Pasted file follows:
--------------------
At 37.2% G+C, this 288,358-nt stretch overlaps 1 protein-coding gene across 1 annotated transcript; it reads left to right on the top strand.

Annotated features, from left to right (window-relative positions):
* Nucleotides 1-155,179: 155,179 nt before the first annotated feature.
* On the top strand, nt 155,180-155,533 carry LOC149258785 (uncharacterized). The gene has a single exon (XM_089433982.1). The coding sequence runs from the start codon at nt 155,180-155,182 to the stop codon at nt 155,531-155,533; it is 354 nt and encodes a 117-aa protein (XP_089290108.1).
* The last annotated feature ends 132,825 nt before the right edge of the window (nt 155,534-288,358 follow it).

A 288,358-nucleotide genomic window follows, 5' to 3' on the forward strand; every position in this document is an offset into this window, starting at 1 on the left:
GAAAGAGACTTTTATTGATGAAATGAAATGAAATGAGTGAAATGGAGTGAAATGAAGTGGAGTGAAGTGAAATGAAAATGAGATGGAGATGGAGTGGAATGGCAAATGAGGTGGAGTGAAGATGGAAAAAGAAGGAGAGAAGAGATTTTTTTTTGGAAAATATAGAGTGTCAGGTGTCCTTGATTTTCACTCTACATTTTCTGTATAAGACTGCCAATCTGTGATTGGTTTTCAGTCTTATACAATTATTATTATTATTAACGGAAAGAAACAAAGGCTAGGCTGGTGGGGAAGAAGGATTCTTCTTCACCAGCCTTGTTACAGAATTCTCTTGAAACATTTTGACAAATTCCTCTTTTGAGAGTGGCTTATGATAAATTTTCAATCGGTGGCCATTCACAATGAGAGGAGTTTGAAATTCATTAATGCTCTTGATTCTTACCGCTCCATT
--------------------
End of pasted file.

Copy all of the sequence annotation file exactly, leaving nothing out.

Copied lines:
At 37.2% G+C, this 288,358-nt stretch overlaps 1 protein-coding gene across 1 annotated transcript; it reads left to right on the top strand.

Annotated features, from left to right (window-relative positions):
* Nucleotides 1-155,179: 155,179 nt before the first annotated feature.
* On the top strand, nt 155,180-155,533 carry LOC149258785 (uncharacterized). The gene has a single exon (XM_089433982.1). The coding sequence runs from the start codon at nt 155,180-155,182 to the stop codon at nt 155,531-155,533; it is 354 nt and encodes a 117-aa protein (XP_089290108.1).
* The last annotated feature ends 132,825 nt before the right edge of the window (nt 155,534-288,358 follow it).

A 288,358-nucleotide genomic window follows, 5' to 3' on the forward strand; every position in this document is an offset into this window, starting at 1 on the left:
GAAAGAGACTTTTATTGATGAAATGAAATGAAATGAGTGAAATGGAGTGAAATGAAGTGGAGTGAAGTGAAATGAAAATGAGATGGAGATGGAGTGGAATGGCAAATGAGGTGGAGTGAAGATGGAAAAAGAAGGAGAGAAGAGATTTTTTTTTGGAAAATATAGAGTGTCAGGTGTCCTTGATTTTCACTCTACATTTTCTGTATAAGACTGCCAATCTGTGATTGGTTTTCAGTCTTATACAATTATTATTATTATTAACGGAAAGAAACAAAGGCTAGGCTGGTGGGGAAGAAGGATTCTTCTTCACCAGCCTTGTTACAGAATTCTCTTGAAACATTTTGACAAATTCCTCTTTTGAGAGTGGCTTATGATAAATTTTCAATCGGTGGCCATTCACAATGAGAGGAGTTTGAAATTCATTAATGCTCTTGATTCTTACCGCTCCATT